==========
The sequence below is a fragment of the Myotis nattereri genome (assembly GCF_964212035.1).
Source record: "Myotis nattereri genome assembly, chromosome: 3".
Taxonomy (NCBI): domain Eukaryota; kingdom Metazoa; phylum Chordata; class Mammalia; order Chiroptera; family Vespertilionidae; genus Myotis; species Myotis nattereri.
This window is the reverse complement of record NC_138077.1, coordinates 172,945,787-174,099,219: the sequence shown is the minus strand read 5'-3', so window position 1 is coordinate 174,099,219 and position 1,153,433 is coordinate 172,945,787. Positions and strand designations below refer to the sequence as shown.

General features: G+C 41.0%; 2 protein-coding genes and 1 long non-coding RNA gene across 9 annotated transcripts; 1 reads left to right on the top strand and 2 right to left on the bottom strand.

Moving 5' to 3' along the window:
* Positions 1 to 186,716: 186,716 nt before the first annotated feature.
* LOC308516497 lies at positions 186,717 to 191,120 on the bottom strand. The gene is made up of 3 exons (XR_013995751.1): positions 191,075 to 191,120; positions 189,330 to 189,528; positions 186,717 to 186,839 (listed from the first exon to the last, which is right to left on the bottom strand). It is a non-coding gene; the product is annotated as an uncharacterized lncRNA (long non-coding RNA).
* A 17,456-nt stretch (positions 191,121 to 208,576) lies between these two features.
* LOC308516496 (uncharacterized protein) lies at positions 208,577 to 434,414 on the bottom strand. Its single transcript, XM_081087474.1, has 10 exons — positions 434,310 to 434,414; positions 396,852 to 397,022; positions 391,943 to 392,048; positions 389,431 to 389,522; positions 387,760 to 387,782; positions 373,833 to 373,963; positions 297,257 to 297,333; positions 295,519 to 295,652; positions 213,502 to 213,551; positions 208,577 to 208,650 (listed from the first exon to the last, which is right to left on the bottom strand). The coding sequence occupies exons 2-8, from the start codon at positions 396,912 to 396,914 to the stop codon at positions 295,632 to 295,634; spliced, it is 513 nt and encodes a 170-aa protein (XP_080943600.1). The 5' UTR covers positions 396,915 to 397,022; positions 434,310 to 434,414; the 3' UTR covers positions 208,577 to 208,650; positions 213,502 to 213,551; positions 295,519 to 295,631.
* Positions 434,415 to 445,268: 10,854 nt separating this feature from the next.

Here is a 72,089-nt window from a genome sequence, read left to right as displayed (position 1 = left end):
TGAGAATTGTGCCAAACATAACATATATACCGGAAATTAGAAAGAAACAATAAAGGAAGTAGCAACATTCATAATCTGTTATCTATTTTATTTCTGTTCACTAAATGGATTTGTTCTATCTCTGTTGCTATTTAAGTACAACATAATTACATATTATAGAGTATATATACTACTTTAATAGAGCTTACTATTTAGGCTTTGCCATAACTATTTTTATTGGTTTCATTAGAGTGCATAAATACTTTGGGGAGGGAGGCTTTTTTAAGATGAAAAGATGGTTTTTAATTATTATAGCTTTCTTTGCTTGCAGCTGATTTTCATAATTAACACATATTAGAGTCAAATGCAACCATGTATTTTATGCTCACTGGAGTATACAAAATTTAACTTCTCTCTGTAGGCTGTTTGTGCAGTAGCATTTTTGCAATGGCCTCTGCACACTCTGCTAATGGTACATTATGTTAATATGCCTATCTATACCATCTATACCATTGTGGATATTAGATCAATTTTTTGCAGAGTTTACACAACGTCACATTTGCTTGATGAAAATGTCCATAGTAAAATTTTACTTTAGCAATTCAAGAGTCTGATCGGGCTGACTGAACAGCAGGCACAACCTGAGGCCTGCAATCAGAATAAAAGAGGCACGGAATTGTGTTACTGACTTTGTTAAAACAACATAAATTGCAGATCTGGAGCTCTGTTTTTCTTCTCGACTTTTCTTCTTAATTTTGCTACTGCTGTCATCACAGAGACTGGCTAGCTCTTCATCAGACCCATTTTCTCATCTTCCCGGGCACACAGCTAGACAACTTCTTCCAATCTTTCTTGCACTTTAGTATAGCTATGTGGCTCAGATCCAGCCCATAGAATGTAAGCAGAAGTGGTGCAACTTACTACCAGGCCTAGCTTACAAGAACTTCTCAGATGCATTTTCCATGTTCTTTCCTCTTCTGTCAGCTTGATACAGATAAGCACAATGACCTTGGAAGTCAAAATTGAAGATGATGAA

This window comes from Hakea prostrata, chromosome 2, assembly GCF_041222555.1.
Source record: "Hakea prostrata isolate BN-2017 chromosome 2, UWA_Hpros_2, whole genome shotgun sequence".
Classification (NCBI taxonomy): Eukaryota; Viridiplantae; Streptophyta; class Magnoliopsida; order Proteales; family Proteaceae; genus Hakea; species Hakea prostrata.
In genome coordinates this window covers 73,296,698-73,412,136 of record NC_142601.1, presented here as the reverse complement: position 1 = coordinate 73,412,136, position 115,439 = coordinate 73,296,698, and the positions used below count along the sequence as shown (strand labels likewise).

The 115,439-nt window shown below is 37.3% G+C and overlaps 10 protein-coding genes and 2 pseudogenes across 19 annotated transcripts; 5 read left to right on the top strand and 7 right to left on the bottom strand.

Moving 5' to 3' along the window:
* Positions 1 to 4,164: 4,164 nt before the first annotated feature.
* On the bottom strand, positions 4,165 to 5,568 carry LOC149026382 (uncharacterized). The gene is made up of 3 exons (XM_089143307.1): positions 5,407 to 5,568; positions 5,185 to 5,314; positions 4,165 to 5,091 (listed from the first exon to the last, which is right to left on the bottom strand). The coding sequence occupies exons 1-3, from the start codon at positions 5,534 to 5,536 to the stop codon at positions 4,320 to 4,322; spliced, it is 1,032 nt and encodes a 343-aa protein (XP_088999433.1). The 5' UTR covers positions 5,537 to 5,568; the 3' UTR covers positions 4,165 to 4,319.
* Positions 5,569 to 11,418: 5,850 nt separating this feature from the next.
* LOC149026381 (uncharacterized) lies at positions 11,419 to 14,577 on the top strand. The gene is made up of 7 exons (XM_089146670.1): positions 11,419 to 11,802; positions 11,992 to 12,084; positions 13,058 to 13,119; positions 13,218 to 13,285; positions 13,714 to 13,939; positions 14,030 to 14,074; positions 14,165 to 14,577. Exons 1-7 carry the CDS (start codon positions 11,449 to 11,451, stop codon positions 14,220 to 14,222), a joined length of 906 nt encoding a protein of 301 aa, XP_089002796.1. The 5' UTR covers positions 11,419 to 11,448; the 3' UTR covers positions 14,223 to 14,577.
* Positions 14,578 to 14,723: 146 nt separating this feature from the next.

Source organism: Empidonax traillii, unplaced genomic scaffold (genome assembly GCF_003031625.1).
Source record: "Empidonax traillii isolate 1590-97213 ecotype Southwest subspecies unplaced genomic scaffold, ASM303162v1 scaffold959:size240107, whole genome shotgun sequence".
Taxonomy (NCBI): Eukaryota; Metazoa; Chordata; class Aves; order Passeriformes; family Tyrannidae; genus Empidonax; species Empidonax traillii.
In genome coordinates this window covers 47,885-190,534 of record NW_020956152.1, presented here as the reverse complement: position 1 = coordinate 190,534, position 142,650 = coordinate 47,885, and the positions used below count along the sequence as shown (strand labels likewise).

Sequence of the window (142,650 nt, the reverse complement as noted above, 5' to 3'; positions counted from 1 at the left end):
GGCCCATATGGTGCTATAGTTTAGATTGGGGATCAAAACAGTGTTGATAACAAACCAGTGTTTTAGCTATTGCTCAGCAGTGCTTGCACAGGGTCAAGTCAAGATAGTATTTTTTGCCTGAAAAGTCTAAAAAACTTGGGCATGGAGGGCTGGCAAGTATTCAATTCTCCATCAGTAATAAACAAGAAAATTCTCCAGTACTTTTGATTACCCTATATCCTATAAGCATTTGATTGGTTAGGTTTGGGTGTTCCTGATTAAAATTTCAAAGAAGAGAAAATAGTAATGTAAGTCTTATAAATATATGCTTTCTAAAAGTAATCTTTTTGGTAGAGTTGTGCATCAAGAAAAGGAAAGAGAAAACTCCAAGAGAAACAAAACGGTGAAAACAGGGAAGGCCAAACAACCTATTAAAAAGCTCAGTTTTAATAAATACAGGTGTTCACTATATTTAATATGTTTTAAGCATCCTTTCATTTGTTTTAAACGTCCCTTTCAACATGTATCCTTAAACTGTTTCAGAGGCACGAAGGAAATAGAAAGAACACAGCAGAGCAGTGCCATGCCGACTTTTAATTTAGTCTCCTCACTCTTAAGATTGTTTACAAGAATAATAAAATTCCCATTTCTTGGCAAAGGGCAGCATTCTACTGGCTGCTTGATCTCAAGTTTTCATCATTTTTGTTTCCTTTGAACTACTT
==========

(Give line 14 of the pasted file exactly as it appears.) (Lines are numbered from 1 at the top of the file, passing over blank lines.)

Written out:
This window comes from Hakea prostrata, chromosome 2, assembly GCF_041222555.1.